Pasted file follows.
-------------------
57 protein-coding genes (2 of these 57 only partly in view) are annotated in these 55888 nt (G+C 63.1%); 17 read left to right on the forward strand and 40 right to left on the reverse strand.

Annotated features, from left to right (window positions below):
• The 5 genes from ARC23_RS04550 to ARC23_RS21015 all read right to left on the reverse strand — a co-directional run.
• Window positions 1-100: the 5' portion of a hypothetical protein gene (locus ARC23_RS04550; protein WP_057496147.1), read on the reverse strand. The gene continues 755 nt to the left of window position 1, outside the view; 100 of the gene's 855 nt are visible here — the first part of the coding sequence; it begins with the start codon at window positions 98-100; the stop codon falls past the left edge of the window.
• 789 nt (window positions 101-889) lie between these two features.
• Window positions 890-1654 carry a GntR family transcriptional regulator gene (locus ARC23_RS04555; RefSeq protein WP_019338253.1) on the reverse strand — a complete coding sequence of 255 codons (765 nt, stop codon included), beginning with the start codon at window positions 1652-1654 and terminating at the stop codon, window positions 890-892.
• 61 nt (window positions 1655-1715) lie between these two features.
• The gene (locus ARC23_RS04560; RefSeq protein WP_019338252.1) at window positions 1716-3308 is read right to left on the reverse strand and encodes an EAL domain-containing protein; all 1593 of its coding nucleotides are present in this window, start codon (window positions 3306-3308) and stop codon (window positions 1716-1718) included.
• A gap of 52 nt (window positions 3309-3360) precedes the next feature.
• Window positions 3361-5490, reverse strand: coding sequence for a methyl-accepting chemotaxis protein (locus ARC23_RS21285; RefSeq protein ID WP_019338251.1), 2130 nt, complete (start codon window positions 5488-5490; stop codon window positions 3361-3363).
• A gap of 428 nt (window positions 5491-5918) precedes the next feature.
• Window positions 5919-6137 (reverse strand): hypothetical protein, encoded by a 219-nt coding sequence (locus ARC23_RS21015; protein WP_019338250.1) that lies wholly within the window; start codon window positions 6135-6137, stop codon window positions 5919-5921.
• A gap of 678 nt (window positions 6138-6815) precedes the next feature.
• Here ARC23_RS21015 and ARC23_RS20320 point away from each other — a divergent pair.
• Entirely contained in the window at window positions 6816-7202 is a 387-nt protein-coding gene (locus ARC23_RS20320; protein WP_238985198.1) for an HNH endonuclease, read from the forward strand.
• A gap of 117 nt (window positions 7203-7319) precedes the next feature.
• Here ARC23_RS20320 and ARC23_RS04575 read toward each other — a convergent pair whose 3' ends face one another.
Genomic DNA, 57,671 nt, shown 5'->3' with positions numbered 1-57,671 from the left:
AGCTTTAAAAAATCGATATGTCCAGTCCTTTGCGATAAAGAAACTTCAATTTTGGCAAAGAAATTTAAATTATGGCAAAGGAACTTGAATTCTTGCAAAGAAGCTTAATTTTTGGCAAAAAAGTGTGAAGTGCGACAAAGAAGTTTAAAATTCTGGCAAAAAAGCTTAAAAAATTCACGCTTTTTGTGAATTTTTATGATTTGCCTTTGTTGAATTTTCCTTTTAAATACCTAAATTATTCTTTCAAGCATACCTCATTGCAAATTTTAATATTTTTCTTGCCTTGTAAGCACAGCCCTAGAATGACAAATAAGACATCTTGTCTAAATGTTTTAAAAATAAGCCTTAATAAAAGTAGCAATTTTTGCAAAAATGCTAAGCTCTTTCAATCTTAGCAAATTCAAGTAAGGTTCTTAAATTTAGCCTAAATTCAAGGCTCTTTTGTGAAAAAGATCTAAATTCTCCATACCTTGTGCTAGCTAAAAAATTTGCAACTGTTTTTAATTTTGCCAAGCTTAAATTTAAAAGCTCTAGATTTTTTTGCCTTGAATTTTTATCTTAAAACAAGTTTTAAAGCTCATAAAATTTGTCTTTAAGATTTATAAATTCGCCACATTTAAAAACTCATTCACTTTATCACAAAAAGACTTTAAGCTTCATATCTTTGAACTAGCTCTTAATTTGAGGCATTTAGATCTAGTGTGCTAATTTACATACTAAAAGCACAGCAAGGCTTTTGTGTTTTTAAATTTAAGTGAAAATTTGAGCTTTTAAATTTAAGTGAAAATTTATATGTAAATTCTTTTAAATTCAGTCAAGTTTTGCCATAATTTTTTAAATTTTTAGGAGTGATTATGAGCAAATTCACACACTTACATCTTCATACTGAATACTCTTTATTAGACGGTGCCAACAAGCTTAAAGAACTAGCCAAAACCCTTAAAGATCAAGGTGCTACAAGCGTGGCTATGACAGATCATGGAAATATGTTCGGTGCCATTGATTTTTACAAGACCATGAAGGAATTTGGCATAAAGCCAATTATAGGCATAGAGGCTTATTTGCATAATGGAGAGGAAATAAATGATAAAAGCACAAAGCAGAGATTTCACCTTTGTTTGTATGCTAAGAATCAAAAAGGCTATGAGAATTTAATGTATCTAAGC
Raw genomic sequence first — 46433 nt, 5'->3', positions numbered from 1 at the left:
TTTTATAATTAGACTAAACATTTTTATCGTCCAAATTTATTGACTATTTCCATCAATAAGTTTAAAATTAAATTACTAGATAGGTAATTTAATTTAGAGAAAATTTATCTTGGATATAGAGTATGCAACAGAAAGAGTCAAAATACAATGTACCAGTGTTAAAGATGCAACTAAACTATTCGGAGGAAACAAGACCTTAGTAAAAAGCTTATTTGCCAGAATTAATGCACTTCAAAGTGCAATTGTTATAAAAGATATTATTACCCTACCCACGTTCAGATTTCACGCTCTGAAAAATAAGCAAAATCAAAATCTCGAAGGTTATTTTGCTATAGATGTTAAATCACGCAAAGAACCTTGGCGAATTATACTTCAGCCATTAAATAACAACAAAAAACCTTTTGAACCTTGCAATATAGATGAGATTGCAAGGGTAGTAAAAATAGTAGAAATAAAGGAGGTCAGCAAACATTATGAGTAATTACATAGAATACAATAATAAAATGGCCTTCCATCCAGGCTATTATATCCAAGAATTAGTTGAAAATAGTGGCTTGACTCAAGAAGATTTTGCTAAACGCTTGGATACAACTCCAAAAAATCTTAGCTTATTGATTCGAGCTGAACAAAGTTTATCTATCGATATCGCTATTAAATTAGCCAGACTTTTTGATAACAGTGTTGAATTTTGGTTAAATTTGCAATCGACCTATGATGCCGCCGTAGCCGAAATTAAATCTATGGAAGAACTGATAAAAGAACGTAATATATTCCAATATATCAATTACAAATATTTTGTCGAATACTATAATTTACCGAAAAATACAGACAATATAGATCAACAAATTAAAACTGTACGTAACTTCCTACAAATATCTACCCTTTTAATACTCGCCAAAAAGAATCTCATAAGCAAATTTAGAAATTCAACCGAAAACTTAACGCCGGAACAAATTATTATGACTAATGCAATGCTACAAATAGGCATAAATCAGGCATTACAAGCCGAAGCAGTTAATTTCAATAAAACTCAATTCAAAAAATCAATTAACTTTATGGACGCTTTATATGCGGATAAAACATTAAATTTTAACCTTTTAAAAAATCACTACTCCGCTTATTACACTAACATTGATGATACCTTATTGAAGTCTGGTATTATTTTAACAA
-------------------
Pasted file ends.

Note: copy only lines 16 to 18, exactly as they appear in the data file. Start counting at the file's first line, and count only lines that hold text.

• A gap of 117 nt (window positions 7203-7319) precedes the next feature.
• Here ARC23_RS20320 and ARC23_RS04575 read toward each other — a convergent pair whose 3' ends face one another.
Genomic DNA, 57,671 nt, shown 5'->3' with positions numbered 1-57,671 from the left: